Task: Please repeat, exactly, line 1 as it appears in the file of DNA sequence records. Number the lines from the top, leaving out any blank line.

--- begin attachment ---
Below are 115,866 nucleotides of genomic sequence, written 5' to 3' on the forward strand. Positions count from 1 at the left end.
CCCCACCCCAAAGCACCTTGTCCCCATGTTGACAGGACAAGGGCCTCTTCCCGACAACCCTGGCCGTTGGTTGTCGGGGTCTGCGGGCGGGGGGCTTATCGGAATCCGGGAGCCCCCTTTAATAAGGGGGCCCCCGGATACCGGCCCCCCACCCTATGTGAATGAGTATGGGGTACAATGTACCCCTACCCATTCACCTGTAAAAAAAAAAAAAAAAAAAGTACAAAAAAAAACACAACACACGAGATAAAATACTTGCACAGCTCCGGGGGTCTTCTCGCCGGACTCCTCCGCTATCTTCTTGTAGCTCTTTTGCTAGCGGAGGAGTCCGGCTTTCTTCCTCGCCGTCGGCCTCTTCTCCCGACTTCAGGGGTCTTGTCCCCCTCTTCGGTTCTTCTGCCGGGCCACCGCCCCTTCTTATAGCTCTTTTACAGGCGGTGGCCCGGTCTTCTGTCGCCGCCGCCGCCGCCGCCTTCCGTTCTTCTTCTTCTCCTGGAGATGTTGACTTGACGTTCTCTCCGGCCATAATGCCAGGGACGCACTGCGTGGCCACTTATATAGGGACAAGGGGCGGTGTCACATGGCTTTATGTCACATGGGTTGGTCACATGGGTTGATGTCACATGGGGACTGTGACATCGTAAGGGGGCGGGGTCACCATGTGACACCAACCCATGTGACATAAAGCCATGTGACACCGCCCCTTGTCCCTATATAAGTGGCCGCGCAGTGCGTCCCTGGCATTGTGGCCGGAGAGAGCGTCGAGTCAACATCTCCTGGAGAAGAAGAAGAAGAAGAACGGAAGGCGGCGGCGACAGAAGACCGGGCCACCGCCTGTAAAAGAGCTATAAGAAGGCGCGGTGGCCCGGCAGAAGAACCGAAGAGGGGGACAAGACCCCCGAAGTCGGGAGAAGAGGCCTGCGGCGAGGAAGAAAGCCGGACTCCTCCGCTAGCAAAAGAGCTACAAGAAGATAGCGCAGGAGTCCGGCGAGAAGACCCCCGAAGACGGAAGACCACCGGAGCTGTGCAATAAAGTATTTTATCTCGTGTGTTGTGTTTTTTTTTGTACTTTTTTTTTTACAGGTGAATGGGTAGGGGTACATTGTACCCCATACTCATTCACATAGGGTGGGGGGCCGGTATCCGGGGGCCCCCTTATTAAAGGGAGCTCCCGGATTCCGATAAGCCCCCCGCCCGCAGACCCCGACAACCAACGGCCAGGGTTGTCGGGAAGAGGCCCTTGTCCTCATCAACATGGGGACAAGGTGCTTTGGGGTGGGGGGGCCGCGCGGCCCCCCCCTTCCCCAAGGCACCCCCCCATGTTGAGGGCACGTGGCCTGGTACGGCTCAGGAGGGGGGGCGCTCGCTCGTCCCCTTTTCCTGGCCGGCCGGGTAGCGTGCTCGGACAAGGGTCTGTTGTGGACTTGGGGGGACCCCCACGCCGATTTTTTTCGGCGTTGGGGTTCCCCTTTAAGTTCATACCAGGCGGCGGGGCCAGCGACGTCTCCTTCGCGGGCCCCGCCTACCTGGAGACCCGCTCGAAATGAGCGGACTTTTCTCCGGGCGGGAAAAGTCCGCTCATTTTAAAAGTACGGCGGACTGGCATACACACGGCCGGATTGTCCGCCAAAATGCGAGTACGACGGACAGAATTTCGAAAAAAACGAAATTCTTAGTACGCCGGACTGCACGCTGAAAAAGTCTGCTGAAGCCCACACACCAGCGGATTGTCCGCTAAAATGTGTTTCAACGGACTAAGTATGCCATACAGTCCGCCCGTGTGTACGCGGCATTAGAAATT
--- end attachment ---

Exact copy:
Below are 115,866 nucleotides of genomic sequence, written 5' to 3' on the forward strand. Positions count from 1 at the left end.